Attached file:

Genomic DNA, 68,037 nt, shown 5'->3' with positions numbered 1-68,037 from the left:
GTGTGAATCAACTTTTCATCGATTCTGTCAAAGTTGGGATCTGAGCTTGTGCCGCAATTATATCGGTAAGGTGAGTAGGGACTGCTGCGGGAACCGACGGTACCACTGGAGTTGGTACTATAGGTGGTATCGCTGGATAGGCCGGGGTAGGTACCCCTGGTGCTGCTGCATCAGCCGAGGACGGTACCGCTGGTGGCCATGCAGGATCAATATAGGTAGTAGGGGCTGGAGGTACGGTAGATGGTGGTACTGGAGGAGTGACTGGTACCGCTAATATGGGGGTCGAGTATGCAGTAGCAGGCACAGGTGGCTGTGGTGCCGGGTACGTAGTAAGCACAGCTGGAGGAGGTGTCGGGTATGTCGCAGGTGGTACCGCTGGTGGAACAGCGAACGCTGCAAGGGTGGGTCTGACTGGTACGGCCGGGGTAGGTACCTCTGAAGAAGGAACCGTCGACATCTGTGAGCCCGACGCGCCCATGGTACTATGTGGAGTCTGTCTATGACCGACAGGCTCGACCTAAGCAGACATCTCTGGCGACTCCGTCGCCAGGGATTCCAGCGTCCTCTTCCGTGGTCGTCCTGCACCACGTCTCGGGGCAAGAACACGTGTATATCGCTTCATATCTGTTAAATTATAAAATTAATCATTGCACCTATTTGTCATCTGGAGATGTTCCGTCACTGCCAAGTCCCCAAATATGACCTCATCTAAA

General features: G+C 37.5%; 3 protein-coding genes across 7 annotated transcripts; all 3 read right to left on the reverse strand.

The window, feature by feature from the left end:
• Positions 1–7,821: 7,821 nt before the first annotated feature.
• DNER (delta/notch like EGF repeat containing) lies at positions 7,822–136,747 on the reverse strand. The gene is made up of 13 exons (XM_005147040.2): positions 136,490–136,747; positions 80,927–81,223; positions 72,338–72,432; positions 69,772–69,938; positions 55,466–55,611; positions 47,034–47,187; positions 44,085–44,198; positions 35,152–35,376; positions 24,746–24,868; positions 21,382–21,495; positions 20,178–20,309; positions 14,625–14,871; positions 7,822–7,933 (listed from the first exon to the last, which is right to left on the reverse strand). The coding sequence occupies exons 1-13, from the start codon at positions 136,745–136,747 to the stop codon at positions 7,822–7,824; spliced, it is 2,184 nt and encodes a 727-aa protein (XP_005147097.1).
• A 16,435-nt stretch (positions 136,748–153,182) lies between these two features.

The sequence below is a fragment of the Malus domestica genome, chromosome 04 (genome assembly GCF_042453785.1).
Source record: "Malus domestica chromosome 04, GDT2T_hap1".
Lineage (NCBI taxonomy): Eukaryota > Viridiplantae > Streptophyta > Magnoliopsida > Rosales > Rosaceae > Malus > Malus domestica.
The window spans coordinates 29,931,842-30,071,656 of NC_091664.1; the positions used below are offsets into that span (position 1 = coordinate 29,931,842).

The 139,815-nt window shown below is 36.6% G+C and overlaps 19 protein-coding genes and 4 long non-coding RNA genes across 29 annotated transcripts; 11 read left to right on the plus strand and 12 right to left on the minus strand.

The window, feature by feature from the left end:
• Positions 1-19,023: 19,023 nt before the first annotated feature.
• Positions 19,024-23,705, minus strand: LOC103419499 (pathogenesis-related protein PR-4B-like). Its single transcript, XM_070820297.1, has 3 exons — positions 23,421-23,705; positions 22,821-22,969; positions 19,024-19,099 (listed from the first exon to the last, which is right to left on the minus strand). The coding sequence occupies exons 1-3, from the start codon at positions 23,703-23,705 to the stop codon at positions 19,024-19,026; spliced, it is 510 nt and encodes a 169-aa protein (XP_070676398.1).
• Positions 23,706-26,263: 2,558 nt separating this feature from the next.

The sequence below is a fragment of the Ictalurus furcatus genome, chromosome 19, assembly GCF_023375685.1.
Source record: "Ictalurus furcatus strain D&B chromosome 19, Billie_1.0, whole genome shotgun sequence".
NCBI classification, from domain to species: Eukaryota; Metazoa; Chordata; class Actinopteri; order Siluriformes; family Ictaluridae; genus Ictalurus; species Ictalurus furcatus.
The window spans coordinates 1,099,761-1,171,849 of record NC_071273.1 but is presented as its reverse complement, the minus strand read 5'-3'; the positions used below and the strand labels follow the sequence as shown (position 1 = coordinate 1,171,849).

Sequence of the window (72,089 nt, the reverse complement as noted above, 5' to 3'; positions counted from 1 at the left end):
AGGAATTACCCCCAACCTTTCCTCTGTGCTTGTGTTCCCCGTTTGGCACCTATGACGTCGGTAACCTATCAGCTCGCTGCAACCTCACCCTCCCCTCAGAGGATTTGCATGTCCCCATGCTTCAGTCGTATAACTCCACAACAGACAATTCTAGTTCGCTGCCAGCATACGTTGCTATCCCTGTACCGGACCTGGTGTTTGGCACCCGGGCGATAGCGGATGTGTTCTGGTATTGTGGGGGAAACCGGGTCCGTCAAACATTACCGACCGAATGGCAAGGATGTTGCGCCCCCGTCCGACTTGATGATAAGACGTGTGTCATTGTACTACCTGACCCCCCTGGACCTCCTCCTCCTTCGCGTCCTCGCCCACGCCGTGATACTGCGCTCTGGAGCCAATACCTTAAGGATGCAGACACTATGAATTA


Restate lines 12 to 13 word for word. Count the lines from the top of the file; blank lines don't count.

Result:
The 139,815-nt window shown below is 36.6% G+C and overlaps 19 protein-coding genes and 4 long non-coding RNA genes across 29 annotated transcripts; 11 read left to right on the plus strand and 12 right to left on the minus strand.

The window, feature by feature from the left end: